[ [ [] * y for y in range(3) ] * x for x in range(2) ]

Mel Wilson mwilson at the-wire.com
Thu Jan 30 15:46:41 CET 2003


In article <2vhh3v4ue9tsn5lgk6lpl7cd92i2s8fgh9 at 4ax.com>,
Chirayu Krishnappa <thephoenix235 at gmx.net> wrote:
>This is whats wrong.
>
>>>> L=[[[]]*3]*2
>>>> L
>[[[], [], []], [[], [], []]]
>>>> L[0][0]=1
>>>> L
>[[1, [], []], [1, [], []]]


Exactly.  To put it another way:

L = [ [[]]*3 ] * 2

is equivalent to

a = []
b = [a, a, a]
L = [b, b]

so that L[0] and L[1] refer to the same object -- and each
of the three items in that object refer to another unique
object.  Whatever you do to one, you do to the other(s), in
most cases.

   One thing that will break the symmetry is to assign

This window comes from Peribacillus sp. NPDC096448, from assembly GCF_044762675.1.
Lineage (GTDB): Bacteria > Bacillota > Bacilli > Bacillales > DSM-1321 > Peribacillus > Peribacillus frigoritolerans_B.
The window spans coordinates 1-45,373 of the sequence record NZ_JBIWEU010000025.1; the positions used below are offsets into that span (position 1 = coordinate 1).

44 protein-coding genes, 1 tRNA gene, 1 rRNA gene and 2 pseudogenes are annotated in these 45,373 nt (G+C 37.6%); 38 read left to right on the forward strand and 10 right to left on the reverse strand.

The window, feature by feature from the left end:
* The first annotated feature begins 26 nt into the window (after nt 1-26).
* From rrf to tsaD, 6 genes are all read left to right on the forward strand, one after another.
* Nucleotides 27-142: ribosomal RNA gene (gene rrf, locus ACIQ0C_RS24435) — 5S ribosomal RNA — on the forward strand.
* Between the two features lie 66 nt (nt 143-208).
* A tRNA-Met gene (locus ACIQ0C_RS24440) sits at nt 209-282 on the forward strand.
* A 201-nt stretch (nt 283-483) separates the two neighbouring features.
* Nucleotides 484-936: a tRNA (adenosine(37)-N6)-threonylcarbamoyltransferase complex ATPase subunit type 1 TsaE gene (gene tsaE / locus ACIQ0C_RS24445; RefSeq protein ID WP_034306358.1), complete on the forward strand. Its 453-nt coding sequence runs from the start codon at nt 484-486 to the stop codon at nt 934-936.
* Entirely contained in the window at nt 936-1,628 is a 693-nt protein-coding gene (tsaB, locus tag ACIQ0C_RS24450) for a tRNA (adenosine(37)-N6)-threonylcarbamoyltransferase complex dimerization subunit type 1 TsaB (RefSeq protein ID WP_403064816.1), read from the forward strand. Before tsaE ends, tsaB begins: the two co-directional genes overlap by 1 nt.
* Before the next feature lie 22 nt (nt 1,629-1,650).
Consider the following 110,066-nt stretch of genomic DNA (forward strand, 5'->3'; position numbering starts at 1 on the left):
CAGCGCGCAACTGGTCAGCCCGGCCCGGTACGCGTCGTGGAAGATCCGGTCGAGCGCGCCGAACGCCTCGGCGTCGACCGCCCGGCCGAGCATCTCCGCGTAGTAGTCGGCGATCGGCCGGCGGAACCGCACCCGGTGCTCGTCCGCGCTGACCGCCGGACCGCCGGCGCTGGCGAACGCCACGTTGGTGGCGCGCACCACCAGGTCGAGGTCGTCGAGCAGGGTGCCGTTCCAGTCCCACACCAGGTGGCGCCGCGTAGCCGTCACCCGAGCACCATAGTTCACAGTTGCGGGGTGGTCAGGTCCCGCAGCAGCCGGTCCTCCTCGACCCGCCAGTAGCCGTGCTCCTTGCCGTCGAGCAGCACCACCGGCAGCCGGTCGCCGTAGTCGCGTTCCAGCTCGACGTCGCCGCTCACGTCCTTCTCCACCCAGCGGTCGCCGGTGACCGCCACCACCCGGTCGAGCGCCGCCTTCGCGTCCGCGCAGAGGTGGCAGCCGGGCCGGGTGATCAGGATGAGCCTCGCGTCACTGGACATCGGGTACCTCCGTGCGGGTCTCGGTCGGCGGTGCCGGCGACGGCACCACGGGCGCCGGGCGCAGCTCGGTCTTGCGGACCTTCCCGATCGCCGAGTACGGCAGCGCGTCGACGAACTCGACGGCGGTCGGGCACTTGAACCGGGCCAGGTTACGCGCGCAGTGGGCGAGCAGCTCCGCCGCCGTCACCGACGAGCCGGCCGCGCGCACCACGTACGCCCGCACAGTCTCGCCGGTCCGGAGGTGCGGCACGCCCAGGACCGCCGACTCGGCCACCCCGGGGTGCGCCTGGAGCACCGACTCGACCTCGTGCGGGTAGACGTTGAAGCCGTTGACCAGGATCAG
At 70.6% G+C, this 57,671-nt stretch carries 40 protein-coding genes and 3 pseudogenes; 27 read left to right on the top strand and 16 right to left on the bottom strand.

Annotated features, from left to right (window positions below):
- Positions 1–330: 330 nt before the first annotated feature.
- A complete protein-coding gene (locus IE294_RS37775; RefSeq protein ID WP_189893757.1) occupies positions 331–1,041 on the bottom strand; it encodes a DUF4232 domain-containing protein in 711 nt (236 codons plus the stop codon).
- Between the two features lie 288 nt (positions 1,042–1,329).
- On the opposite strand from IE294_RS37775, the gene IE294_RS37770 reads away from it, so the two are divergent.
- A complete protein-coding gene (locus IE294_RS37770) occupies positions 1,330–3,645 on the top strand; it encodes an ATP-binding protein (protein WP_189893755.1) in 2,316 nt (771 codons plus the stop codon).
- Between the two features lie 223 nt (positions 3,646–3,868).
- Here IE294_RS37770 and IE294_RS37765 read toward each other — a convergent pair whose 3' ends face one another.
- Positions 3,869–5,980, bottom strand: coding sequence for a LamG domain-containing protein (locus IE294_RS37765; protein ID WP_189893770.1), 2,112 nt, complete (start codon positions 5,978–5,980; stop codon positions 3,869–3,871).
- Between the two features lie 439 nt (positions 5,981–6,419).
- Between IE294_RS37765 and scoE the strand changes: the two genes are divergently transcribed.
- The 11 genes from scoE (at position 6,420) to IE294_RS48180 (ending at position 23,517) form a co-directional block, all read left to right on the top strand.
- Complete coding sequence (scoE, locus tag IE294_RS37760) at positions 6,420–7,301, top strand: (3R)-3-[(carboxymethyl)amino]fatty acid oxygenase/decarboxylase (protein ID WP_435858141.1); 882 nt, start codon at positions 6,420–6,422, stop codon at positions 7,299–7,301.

something different to either L[0] or L[1].  This is
effectively what all the other solutions do:  make sure that
the elements of L refer to different list objects from the
outset.

L[1] = [17]

or

L[1] = [[],[],[]]

for instance, would remove part of the problem by making
L[1] refer to a brand-new list object, although (assuming
`b`, used above, hasn't been re-bound in the meantime)

c = b
L[1] = c

would leave us right where we were before.


   It seems my post is just a long-winded way of avoiding
talking about references and PyObjects and the fact that the
effect of `=` is just to associate a name (in the form of a
character string) to a reference to an object, using some
particular dictionary.  Maybe it'll shed some light anyway.

        Regards.        Mel.




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